July 2, 2015 - 9:45am -- shaw.524

For many people, the 4th of July is the official kickoff for summer picnics. Whether you are planning a backyard picnic or packing for a day at the park or beach, there are important steps to take to ensure the safety of the food you are bringing.

As temperatures outside heat up, you should remember that bacteria loves the heat and multiplies quickly. The “Danger Zone” for food is between 40⁰ and 140⁰. To prevent food-borne illness, it is very important to follow the four basic rules of food safety: Clean, Separate, Cook, & Chill.

• Pack foods that should be kept cold in an insulated cooler with plenty of ice or freezer packs. Cold foods should be kept below 40⁰ to keep them food safe.
• Consider packing two coolers – one for foods that will be cooked such as hamburgers or chicken and the other for foods that will not be cooked – salads, drinks, etc. This will eliminate the possibility of cross-contamination from the meat’s juices.
• Before packing fruits and vegetables, clean by running under cool water. For hard skinned produce such as melons, use a vegetable brush to clean the outer surface while rinsing them.
• Bring a meat thermometer with you so that you can be sure that the food you are cooking has been cooked to a safe temperature. You can’t always tell that meat is “done” just by its appearance. Here is a link to a chart of safe temperatures for cooked meats. http://www.befoodsafe.org/temperature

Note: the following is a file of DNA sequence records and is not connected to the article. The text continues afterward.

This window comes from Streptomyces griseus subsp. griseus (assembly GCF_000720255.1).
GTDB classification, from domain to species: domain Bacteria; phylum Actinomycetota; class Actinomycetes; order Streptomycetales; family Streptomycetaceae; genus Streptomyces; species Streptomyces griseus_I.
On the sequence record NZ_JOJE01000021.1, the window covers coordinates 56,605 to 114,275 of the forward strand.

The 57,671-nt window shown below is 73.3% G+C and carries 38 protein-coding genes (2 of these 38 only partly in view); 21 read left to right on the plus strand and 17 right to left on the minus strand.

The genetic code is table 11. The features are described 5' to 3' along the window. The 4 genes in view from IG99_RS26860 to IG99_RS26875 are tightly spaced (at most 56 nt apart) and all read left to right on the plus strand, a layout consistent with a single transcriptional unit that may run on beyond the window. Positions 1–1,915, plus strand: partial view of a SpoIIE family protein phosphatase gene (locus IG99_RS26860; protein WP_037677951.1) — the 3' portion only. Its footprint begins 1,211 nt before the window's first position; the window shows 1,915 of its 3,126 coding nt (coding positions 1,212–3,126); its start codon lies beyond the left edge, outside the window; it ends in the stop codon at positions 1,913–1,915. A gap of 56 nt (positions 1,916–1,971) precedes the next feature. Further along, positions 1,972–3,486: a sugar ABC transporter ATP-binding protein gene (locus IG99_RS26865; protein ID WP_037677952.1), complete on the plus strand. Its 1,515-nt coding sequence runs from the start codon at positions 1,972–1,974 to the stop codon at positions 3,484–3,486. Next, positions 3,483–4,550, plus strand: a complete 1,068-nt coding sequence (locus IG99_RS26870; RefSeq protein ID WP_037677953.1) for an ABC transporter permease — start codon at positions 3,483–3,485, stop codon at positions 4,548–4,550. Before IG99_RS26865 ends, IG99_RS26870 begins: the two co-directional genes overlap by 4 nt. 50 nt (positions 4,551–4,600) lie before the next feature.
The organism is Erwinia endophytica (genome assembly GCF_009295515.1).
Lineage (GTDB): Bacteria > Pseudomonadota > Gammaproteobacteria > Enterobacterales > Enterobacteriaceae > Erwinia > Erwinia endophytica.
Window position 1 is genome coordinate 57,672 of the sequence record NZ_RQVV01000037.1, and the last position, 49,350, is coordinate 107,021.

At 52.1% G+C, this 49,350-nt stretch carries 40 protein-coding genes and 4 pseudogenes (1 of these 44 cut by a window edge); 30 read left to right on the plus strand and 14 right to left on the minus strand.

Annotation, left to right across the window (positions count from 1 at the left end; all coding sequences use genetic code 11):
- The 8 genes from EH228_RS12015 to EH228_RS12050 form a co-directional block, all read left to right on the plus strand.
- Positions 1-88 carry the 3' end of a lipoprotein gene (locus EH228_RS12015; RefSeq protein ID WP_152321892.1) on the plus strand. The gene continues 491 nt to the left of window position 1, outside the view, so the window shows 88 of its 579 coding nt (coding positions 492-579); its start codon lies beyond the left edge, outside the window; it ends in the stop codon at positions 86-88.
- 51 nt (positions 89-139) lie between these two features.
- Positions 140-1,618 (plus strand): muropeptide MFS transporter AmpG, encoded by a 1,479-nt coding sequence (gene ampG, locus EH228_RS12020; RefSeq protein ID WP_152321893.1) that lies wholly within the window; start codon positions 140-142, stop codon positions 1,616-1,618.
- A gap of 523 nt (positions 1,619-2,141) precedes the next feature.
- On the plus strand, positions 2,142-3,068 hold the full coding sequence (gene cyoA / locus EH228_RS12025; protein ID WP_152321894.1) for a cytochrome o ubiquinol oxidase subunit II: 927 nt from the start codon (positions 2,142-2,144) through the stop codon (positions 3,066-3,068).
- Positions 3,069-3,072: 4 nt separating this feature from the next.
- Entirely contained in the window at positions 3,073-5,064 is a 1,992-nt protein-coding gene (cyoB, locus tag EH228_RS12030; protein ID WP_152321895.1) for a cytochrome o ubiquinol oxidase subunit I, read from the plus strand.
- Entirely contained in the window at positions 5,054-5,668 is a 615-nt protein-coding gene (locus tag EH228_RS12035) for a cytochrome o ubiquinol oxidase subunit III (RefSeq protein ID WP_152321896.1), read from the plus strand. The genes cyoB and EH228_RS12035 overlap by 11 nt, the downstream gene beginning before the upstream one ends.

• Don’t reuse a plate that has held raw meats for the cooked product. Always use a clean plate so that you don’t transfer bacteria.
• Once you have served foods that should be kept cold, do not allow them to sit out for over 2 hours, 1 hour if the temperature outside is in the 90’s.
• The same rule applies for hot foods. Wrap them securely and place in an insulated container until it is time to serve.
• Often leftovers have been sitting out over the safe time - it may be best to throw them away.
If they have been left out for 2+ hours (or one hour if it is hot and over 90 degrees), throw them out.

One very important item to remember is to wash your hands when you arrive at your picnic site before you begin preparing food. If running water is not available, you can use disposable wipes or hand sanitizer. If you handle raw meat be sure and wash again before doing any other food preparation.
Another suggestion is to clean the tables or picnic area before serving food. Use disposable wipes and consider covering the table surface with a tablecloth.

What will you do to make your picnic food safe?

Written by: Marilyn Rabe, Extension Educator, Family and Consumer Sciences, Ohio State University Extension, Franklin County, rabe.9@osu.edu

Reviewed by: Michelle Treber, Extension Educator, Family and Consumer Sciences, Ohio State University Extension, Pickaway County, treber.1@osu.edu
http://www.fda.gov/Food/ResourcesForYou/Consumers/ucm109899.htm

http://www.foodsafety.gov/blog/perfectfood.html

Pickaway County, treber.1@osu.edu
http://www.fda.gov/Food/ResourcesForYou/Consumers/ucm109899.htm

http://www.foodsafety.gov/blog/perfectfood.html